Although the glycemic index is definitely helpful for people living with diabetes (who need to closely monitor their blood sugar levels throughout the day), I don't consider it an effective weight management tool for the average person.

Wolf in Sheep's Clothing: Zone Bars

“Energy bars,” “health bars,” “protein bars.” No matter what you call them, 90 percent of these are just extra calories and sugar under the guise of health foods.

I recently received a handful of e-mails specifically asking me about Zone bars. I am not a fan; in fact, I consider them worthy of a “wolf in sheep's clothing” label.

Let’s take the chocolate-peanut butter flavor. Yes, it contributes high amounts of a number of vitamins (big deal, the large majority of us do not need them if we eat a balanced diet) but that comes with 210 calories, 360 milligrams of sodium (15% of our maximua allotted amount), 0 grams of fiber, and 13 grams (a little more than 1 tablespoon) of added sugar.

In scanning the label, you find that the “peanut butter fudge” is a chemical concoction containing corn syrup, sugar, AND high fructose corn syrup.

Interestingly enough, many people who I’ve spoken with refer to these bars as part of what they eat when they are “good” and keeping an eye on their weight. Time to go back to the drawing board, I'm afraid.

Those 210 calories would be much better spent on food that is less artificial and offers more nutrients.

For instance, dipping slices of a medium-sized Granny Smith apple into 1 tablespoon of peanut butter provides 177 calories, 4.5 grams of fiber, and absolutely no added sugar. Plus, both of these foods contain naturally occurring antioxidants and phytonutrients (plant compounds), which offer health benefits that pale in comparison to a bar’s added vitamins.

Similarly, if you are in a munchy mood, you can enjoy FIVE cups of air-popped popcorn. You’ll only take in 150 calories, but enjoy the benefits of six grams of fiber!

If you are on the run and a Zone bar is the only thing you can get your hands on, it is definitely preferable to a pack of Reese's peanut butter cups or a bag of Lay’s potato chips. However, there is no need to make this a daily staple in your quest to eat better.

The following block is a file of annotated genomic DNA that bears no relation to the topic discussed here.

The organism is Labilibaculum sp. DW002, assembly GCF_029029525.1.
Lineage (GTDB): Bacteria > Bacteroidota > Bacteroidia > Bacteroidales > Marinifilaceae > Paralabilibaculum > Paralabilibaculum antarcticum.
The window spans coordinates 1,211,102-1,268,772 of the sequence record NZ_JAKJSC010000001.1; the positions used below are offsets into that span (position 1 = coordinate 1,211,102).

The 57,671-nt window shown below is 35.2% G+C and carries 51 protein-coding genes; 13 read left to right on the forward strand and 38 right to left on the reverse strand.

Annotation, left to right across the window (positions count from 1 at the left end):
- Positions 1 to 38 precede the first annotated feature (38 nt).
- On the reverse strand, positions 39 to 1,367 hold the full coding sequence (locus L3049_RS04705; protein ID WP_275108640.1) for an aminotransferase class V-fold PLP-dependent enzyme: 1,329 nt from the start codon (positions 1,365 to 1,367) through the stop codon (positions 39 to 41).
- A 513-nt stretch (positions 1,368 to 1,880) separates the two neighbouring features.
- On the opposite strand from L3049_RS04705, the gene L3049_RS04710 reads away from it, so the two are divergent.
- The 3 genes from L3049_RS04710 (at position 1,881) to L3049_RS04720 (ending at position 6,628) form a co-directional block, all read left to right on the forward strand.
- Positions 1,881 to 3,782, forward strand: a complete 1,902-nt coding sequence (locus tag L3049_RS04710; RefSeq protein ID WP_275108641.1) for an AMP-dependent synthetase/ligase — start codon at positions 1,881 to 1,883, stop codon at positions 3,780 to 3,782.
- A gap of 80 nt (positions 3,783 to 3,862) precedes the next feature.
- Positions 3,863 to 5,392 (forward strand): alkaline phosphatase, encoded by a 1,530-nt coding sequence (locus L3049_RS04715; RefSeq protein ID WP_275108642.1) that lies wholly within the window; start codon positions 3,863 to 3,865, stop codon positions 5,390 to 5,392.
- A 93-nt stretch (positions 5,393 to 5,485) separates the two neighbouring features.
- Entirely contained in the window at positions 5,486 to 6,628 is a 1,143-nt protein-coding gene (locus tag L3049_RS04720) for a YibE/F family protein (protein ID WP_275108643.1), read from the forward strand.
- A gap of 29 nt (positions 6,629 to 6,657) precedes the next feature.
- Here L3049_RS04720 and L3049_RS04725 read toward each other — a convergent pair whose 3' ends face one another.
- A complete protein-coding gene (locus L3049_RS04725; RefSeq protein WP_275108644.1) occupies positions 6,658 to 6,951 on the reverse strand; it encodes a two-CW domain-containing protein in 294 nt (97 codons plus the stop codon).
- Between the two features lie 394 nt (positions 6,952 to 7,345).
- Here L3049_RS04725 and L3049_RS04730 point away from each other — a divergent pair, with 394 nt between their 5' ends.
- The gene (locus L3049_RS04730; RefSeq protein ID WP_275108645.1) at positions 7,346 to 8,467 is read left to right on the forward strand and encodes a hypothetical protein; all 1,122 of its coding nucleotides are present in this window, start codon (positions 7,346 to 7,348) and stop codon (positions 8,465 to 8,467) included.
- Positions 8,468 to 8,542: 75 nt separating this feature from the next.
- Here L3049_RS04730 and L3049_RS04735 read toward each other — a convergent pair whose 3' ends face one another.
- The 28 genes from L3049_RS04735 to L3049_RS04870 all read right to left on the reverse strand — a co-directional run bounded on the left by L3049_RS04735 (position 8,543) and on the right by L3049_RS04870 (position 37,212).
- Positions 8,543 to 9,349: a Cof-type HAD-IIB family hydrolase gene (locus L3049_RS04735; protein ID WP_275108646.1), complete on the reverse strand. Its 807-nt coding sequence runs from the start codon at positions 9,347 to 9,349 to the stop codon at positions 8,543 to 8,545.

Numbers Game: Answer

Losing 10 pounds of excess weight lowers your risk of developing Type 2 (adult on-set) diabetes by 30 percent.

Similarly, although scarier, gaining 10 pounds increases your risk by thirty percent.

May 9, 2007

Say What?: The Blood(y Nonsense) Type Diet

The “blood type” diet is the creation of Peter D'Adamo, who is not a nutritionist, but rather a naturopathic doctor.

According to him, the secret to staying healthy and slim is by eating according to your blood type
(whether that be A, B, AB, or O). D’Adamo states that while some foods are healthy for one blood type, they can be downright dangerous for another.

According to D’Adamo, for example, Type O’s should eat high amounts of meat and avoid grains, as this blood type can be traced back to our oldest hunting ancestors. Type A’s should stick to a vegetarian diet, but Type B’s and ABs, who are related to nomadic tribes, can eat a little of everything in moderation.

Anthropologists were up in arms when this diet first came out, since there is no reason to believe that prehistoric humans, who according to D’Adamo all ate vast amounts of meat, followed the exact same diet.

D’Adamo continues by claiming that eating the wrong foods for our blood types results in a very serious condition known as agglutination, wherein red blood cells clump together, blocking blood flow and not allowing some cells to get the oxygen they need.

According to D’Adamo, this is all due to lectins, proteins found on the surfaces of foods that are extremely dangerous when eaten by the wrong blood type.

I can’t help but wonder -- if we’ve all been unknowingly eating from all the food groups and going against our blood type needs, why aren’t some of us keeling over after just a few years of eating supposed toxic food (like whole grain breads) on a daily basis?

Furthermore, many of these catastrophic statements (i.e.: when a type A person drinks milk, agglutination happens immediately) are never explained. How much milk are we talking about? A sip? A cup? How many times a week?